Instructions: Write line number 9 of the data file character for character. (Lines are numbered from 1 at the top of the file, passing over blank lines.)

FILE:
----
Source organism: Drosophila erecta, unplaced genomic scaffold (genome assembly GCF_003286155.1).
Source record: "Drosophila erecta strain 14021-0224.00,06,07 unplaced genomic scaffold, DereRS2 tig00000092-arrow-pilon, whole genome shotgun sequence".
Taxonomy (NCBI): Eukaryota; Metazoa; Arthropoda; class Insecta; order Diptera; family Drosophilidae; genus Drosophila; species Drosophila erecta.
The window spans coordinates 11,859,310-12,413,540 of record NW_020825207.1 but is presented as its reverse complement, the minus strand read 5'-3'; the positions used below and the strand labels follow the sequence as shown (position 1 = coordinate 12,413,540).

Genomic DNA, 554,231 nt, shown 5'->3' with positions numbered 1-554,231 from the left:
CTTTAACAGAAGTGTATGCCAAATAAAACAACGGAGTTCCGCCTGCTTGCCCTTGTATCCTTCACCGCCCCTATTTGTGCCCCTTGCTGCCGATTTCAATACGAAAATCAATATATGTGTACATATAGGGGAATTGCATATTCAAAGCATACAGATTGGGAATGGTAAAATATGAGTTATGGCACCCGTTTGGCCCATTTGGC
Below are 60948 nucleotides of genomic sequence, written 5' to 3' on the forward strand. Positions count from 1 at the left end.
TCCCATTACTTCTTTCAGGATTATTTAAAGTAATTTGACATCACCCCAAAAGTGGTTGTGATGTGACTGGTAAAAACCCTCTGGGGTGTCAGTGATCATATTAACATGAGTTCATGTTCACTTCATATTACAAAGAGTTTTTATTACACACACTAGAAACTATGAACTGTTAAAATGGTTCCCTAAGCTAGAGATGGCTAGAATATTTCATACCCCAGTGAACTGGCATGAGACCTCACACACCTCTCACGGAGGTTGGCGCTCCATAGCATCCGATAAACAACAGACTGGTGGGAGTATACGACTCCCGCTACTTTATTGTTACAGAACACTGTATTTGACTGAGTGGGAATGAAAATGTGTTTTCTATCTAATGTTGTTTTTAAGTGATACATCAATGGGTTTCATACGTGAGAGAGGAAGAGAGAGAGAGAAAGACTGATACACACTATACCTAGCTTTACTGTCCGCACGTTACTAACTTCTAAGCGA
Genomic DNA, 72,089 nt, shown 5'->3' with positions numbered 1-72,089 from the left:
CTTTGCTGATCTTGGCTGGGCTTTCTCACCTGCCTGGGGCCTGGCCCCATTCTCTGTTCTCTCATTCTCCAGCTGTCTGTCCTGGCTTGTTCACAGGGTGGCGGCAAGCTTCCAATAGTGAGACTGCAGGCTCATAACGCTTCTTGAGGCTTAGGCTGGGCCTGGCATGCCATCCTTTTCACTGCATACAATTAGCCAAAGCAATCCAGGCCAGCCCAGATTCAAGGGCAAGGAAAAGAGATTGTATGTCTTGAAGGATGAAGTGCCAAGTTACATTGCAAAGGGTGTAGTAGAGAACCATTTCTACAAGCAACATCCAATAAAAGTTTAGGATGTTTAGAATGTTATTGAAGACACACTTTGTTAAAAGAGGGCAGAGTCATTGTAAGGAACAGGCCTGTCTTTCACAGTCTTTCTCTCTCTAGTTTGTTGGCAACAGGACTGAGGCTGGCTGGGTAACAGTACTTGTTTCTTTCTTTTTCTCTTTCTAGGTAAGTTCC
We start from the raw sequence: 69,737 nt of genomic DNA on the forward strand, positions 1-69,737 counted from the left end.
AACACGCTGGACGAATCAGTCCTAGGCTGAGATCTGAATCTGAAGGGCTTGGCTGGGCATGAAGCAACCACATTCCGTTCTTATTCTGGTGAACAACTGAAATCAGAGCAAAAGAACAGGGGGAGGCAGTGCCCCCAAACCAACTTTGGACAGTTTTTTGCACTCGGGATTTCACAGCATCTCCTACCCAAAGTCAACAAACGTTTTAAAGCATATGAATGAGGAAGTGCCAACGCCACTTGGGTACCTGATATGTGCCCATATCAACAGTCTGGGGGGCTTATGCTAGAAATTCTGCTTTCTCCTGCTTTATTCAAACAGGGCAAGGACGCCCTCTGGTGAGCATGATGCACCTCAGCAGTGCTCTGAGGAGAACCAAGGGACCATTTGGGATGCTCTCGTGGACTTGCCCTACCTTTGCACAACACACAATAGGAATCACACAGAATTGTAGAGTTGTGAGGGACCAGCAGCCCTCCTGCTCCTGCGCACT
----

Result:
Genomic DNA, 72,089 nt, shown 5'->3' with positions numbered 1-72,089 from the left: